Your leaking thatched hut during the restoration of a pre-Enlightenment state.


Hello, my name is Judas Gutenberg and this is my blaag (pronounced as you would the vomit noise "hyroop-bleuach").


decay & ruin
Biosphere II
dead malls
Irving housing

got that wrong

appropriate tech
Arduino μcontrollers
Backwoods Home
Fractal antenna

fun social media stuff

(nobody does!)

Like my brownhouse:
   a garden, ants, and jalapeñnos
Thursday, May 16 2019
It was another beautiful, sunny day, and so at lunch I walked to Bubby's to have myself a burrito. But the place was so crowded, there was no place to sit, and so I ordered it to go. I found some dense shade under a group of norway maples across the street ( 41.995101N, 73.876573W), and that was where I sat to eat my burrito. As with any picnic, there were ants (both big and small), and they seemed particularly drawn to the jalapeñno salsa (the "heat" of peppers is something only experienced by mammals). So when I left, I put my paper salsa cups (still containing some salsa) under a piece of bark so that, for the ants, the good times could continue to roll.

On the drive home from work, I stopped at the Lowes on 9W to buy more hydronic antifreeze and also get one of those magnet sweeper tools that allows you to pick up nails, screws, tools, and other things that have, say, bounced off your roof into the weeds. Using my phone, I saw that Lowes stocks several such magnet sweepers. But when I went to aisle 53, bay 5 (where they supposedly were), there were no tools of any sort. So I walked out of the store with just the two gallons of antifreeze. As I crossed the parking lot, I saw an english sparrow feeding on insects stuck on the bumper and in the grill of a car in the parking lot. This made me realize that this was a whole continually-resupplied source of free nutrient-dense food, a niche that english sparrows (due to their flexibility and comfort around humans) are well-prepared to exploit. When in Lowes, I'm often distressed at all the english sparrows inside the building. I imagine that they're trapped and will eventually starve. But today I'd seen a group of them just hanging out together in an aisle, and they'd seemed perfectly happy.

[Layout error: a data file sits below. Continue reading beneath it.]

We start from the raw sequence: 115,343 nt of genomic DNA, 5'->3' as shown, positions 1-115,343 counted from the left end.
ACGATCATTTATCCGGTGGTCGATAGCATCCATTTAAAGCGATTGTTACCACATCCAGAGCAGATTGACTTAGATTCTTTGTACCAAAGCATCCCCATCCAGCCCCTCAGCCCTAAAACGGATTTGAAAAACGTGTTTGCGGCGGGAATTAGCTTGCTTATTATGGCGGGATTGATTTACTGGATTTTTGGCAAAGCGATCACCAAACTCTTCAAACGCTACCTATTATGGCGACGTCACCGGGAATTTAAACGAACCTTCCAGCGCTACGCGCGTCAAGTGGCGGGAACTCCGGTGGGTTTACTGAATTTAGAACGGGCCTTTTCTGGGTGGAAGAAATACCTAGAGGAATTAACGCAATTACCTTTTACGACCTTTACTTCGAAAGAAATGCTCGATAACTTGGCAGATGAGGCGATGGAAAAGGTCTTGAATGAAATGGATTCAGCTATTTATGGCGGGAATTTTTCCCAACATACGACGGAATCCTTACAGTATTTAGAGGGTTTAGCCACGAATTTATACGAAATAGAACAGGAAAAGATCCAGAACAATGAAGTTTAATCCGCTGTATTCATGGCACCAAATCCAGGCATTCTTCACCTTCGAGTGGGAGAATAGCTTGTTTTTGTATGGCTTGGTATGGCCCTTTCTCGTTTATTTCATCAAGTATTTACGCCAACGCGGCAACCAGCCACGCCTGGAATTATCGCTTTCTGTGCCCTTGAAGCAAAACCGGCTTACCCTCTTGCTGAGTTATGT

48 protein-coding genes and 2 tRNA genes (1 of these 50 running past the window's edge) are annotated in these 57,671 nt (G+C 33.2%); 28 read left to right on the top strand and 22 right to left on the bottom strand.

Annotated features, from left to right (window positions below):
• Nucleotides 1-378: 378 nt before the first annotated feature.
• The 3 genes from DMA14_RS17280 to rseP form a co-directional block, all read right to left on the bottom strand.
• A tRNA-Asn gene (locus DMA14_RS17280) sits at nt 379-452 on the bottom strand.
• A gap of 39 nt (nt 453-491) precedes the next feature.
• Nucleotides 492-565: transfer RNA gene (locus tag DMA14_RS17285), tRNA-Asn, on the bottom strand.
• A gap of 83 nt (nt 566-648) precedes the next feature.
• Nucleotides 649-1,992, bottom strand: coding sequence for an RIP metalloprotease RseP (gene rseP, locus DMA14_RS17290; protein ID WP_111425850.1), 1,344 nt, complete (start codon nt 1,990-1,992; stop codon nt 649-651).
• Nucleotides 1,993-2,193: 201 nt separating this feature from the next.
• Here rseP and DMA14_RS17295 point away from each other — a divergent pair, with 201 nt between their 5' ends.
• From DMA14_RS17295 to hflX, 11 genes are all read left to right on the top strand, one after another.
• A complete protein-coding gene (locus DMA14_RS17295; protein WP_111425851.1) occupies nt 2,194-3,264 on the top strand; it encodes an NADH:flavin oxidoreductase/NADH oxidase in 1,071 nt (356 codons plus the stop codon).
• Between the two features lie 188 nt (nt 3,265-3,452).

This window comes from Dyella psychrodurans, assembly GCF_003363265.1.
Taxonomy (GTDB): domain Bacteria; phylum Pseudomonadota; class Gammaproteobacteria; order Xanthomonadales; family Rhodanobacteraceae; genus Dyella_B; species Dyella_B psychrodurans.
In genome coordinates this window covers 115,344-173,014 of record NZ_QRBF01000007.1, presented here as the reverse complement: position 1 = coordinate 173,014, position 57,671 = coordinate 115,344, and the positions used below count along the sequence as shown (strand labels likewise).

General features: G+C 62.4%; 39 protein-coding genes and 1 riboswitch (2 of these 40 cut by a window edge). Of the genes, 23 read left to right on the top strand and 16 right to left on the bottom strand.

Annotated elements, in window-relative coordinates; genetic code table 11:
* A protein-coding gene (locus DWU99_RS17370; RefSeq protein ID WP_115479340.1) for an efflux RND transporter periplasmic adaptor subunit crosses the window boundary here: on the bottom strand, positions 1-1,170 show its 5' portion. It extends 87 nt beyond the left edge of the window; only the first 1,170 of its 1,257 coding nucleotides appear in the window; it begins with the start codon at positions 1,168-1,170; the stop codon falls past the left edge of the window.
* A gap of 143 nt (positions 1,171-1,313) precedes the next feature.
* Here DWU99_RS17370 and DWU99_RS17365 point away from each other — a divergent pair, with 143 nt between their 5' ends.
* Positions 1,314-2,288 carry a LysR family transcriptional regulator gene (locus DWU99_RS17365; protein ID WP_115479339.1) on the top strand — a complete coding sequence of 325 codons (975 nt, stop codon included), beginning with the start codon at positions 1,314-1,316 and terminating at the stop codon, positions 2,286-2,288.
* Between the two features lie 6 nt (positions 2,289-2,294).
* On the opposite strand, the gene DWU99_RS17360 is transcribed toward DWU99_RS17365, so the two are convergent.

When I got home, my I put my initial focus on the big homemade panel in the custom hydronic solar array. It hasn't been collecting all that much hot water despite recent sunny days, and that's usually a problem with bubbles in the circulating fluid, which restrict the flow (sometimes completely). But when I tried to add more fluid, the system didn't seem to want any more. This caused me to look at the edges of the new panes of glass I'd installed. Perhaps not surprising, I found a quarter-inch gap between the wood of the panel box and the glass in the top west corner. This was a large enough gap for a substantial amount of heat to escape, so that might've been my actual problem. Fortunately, I had lots of high-end silicone on hand.
Earlier today, Gretchen had gone to a seedlings sale down at the Hudson Valley Seed Library and come back with lots of greenhouse-started plants, mostly lettuce, brasicas, tomatoes, herbs, and some sort of pepper (probably jalapeñnos). It's always my job to start the garden, and this year was no exception. Like actually going to get the plants, planting them isn't particularly fun, but it's satisfying to behold the results. Might as well get to it!
First, though, I had to do some basic tilling. This was a good opportunity to bury the accumulated kitchen compost, which is another job that isn't particularly fun. Had I had composted humanure ready, I would've added it to the garden too, but I don't. Since our kitchen renovation back in the winter, our compost has been packaged in "compostable" plastic bags. I don't know for sure, but (despite their green coloring and eco-marketing), I suspect that these are expensive and energy-dense, and probably erase any of the ecological benefits of composting to begin with, but, as with anything, I have to choose my battles. These plastic bags did little to encapsulate the nastiness of the semi-composted muck I found in our compost bins.
I would've planted all the plants that Gretchen had bought, but as I hurried to get them into the ground, some unseen insect kept biting me on my legs and forearms (this was the first time I'd worn shorts this season). Such insects seem to particularly exploit humans whose hands are too filthy to swat their own body, and by the time I called it quits, I was covered with welts. I'd managed to plant all the tomatoes and brasicas, but the other plants would have to spend another day in their plastic seedling trays.

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